If your dog is eating feces due to boredom or lack of mental stimulation, it is important to increase your dog’s physical and mental activities such as providing interactive toys, training, and walks. Remember that addressing your dogs physical wellbeing (walking, running, playing) is just as important as their mental wellbeing (training, puzzles, games).

For most dogs, walking between 30 minutes and 2 hours may be required to provide an adequate amount of physical exercise. Your dogs breed, age, and physical wellbeing will dictate where in that range is appropriate.

You should also regularly teach your dog new commands and routinely practice old commands to provide necessary mental stimulation. Oftentimes, 30 minutes of training may be more draining than an hour of walking outside.

One invaluable command to teach your dog as early as possible is the “leave it” command. This command can directly help prevent coprophagia. You can use this command whenever your dog goes near poop or anything that may be considered harmful (poop, food, pills, etc). In other words, the “leave it” command can help you stop your dog from eating poop on walks.

In addition to addressing the specific nutritional deficiencies, medical issues, and behaviors causing of Coprophagia, it’s also important to focus on prevention methods to ensure that your dog does not form a strong habit of eating feces.

One way to prevent coprophagia is to pick up feces immediately. It is also important to supervise your dog when they are outside, to prevent them from eating feces from other animals. In addition, if you own a cat, you’ll want to prevent access to your cat’s litter box because consumption of cat feces can transmit toxoplasmosis, a parasitic disease that can cause serious health problems in dogs.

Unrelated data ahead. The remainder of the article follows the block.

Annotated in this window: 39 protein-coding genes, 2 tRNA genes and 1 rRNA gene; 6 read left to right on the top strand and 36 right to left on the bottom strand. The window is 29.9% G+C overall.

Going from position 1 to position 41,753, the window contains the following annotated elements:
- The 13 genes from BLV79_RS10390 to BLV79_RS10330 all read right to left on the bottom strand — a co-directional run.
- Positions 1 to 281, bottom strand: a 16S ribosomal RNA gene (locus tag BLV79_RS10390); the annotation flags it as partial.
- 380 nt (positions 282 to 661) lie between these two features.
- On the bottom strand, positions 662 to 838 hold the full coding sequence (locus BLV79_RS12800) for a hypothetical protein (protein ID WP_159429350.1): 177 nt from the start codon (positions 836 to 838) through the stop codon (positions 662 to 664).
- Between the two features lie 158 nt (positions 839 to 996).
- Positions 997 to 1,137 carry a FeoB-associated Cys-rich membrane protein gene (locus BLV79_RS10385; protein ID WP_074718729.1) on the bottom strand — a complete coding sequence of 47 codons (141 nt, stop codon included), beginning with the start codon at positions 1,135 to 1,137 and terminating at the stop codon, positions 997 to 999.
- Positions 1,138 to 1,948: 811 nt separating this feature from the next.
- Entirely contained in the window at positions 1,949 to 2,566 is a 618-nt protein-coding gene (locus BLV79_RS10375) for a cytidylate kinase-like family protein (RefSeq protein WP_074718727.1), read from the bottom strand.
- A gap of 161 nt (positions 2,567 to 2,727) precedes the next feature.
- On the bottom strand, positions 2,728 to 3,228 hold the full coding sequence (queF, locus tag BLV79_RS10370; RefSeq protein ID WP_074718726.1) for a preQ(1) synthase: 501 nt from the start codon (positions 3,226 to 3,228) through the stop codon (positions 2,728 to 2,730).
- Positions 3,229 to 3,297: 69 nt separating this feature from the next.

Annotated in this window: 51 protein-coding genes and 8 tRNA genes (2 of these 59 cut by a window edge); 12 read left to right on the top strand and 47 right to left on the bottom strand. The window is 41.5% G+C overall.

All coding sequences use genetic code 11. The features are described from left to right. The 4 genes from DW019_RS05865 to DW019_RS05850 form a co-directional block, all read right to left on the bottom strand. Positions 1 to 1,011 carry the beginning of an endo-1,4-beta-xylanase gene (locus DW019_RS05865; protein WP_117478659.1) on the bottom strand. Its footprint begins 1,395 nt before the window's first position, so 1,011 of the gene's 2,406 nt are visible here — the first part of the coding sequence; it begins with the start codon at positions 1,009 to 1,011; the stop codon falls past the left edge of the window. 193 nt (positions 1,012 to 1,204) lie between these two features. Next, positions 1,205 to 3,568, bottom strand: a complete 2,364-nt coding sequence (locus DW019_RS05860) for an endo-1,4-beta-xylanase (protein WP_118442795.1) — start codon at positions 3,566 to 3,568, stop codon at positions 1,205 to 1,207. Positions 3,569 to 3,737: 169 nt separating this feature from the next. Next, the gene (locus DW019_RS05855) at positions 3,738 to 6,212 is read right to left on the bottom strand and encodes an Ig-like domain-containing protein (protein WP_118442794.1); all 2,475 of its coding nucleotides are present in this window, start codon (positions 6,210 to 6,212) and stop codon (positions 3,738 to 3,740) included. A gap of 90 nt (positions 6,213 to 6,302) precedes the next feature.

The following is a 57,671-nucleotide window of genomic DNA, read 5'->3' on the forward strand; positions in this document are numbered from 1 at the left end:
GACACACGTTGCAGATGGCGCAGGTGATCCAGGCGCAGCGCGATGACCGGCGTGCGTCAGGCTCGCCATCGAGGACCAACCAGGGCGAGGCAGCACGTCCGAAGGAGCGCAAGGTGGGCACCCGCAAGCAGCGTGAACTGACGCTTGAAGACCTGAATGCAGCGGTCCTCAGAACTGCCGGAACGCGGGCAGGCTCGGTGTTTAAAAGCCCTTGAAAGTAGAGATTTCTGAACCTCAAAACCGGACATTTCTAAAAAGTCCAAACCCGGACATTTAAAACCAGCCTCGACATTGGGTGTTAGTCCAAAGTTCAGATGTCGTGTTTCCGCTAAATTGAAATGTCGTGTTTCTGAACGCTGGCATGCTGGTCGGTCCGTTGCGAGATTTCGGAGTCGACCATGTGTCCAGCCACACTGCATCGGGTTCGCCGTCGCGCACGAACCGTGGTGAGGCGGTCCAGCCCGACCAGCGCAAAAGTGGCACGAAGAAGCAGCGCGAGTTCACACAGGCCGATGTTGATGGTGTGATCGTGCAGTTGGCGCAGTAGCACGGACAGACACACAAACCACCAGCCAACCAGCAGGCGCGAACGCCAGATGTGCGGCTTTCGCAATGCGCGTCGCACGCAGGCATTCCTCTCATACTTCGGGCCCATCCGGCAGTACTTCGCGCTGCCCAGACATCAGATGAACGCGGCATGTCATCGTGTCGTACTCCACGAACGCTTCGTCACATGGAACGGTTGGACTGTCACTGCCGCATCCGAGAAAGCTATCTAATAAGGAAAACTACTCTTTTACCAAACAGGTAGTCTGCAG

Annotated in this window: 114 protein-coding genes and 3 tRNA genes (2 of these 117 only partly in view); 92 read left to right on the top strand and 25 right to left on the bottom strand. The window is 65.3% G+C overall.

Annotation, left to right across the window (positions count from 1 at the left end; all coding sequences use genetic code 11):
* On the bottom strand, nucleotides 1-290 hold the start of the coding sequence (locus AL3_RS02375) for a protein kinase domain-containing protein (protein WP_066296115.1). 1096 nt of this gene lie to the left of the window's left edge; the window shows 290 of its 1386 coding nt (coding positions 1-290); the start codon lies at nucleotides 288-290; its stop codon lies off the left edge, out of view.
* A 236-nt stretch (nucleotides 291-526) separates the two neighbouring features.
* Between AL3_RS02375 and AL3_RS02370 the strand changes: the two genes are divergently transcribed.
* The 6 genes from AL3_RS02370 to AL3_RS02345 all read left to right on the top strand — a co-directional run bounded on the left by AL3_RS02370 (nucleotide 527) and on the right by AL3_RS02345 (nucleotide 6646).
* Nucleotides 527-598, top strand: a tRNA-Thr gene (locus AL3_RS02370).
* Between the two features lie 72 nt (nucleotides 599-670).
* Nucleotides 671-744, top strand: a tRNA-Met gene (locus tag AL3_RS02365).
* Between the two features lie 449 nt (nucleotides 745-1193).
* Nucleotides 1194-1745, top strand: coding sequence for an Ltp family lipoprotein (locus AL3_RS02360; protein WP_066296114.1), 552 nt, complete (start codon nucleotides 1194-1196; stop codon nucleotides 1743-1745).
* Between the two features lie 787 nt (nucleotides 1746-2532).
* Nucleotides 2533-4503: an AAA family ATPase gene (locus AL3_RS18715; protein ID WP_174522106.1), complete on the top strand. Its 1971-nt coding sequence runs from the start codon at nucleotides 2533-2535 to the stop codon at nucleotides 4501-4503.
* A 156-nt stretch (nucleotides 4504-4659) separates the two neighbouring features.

While coprophagia may be unsightly, it can also be dangerous for dogs. Eating feces can lead to the transmission of parasites and diseases, such as E. coli or Salmonella. Additionally, eating feces can also lead to the development of pancreatitis, which is a serious and potentially fatal condition.

In summary, here are some practical prevention methods:

  1. Immediately pick up dogs poop in your backyard.
  2. Regularly check for poop from other animals in your backyard.
  3. Restrict access to your cat’s litter box.
  4. Teach your dog the “leave it” command.

Finally, it’s important to mention that punishment should not be used as a way to deter poop eating behavior. Punishment can create a negative association with the act of eating feces and can lead to an increase in stress and anxiety in your dog. Instead, it is important to address the underlying cause of the behavior, whether it is a nutritional deficiency, medical condition or boredom.

As always, it is essential to consult with a veterinarian to determine the underlying cause of coprophagia, and to ensure that any specific treatment is appropriate for your individual dog. Certain dogs will require medications to treat underlying issues, which only your veterinarian can determine after a careful medical examination.